In a judgment delivered on 14 October 2020, Mr. Justice McDonald declined to confirm the appointment of an examiner to New Look Retailers (Ireland) Ltd (New Look).
New Look is a subsidiary of New Look Retail Holdings Ltd, a UK company currently in a creditor's voluntary arrangement, under the UK Insolvency Act 1986. New Look currently operates 27 retail shops in Ireland, all of which are held under long leases. On 28 August 2020 an interim examiner was appointed to New Look and the appointment was extended to 29 September, the date set for hearing the petition. The application was opposed by three of the landlords of New Look stores. At the hearing Mr. Justice McDonald identified two main issues:
- Whether New Look satisfied the statutory test set out in section 509 of the Companies Act 2014 (the Act).
- Even if the section 509 test was met, whether the Court should exercise its discretion to dismiss the petition.
Having considered the arguments put forward by both sides, the Court found that it was likely that New Look would be unable to pay its debts at some stage in the first half of next year (2021). However, the appointment of an examiner is at the discretion of the Court and Mr Justice McDonald found that the fact that the insolvency was not imminent was a factor which carried significant weight in the context of deciding whether or not to appoint an examiner.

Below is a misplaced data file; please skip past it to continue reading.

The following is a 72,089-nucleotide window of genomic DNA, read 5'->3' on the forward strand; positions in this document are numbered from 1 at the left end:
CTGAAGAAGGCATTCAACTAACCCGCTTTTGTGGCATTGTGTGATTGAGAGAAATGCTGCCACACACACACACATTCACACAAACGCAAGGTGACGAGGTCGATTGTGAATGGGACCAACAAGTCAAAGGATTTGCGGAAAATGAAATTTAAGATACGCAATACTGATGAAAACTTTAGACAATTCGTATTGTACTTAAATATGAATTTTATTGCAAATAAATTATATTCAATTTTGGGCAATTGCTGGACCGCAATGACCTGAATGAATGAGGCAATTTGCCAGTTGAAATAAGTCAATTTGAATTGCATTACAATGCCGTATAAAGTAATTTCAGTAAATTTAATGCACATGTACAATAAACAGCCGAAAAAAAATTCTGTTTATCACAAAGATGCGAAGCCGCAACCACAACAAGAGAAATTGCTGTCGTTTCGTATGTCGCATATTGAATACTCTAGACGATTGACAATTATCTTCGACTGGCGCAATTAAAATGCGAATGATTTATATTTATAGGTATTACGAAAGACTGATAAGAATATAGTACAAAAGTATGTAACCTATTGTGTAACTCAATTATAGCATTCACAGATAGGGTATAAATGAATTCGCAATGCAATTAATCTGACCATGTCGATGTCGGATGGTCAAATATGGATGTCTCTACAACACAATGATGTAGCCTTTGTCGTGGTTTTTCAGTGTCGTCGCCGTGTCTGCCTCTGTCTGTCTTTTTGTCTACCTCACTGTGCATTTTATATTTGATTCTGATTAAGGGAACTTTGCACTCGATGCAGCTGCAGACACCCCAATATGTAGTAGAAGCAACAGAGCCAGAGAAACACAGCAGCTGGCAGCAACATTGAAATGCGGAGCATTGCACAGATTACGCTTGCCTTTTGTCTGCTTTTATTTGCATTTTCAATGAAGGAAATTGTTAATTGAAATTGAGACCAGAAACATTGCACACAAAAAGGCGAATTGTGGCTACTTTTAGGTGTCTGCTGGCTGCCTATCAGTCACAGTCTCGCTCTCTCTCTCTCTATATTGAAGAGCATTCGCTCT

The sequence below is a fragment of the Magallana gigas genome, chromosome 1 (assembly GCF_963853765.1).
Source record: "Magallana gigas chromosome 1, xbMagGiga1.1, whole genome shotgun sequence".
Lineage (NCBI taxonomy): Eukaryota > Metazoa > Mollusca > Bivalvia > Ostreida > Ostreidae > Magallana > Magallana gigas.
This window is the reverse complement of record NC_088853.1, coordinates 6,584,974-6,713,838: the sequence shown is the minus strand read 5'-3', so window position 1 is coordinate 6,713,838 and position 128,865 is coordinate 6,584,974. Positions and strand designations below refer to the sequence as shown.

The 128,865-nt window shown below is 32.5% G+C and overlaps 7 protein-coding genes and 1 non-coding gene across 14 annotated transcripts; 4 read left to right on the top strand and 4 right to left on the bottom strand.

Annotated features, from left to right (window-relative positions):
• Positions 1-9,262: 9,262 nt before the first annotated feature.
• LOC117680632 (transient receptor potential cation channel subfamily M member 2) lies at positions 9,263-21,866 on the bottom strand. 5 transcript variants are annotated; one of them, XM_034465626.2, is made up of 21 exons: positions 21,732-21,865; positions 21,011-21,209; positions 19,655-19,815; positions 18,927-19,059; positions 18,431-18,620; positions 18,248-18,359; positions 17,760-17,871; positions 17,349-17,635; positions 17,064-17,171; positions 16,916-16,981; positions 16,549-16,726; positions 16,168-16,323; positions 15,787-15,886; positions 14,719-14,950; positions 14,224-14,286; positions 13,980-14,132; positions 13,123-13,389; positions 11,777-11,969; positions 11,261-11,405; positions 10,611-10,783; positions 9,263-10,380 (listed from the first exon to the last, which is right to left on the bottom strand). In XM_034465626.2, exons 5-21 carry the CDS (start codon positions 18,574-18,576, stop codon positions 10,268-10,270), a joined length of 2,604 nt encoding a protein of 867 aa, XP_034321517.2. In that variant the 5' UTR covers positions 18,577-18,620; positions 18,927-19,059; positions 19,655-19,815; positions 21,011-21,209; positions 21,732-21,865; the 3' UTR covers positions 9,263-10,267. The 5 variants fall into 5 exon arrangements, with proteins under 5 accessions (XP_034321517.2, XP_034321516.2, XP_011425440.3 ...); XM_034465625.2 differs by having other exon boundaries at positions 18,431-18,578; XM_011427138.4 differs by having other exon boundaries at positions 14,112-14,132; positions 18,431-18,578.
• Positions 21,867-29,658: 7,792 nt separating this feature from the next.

The Court found it to be "entirely premature" to seek to appoint an examiner, in the context of the "surprising dearth" of evidence as to the extent of the attempts made by New Look to negotiate its rental obligations with its landlords.
The following statement is critically important where the judge said "… on the basis of the evidence before the court, it is inexplicable that [New Look] did not take more proactive steps in the period between March and August to resolve its differences with its landlords. As it happens, there is still time for serious negotiations to take place before insolvency looms more immediately in sight. I am of the view that this requires to be explored before seeking the intervention of the court."
This judgment sends a very clear message to commercial tenants seeking to use the examinership process to achieve a compromise with landlords: such a route should not be taken prior to genuine attempts to negotiate a settlement.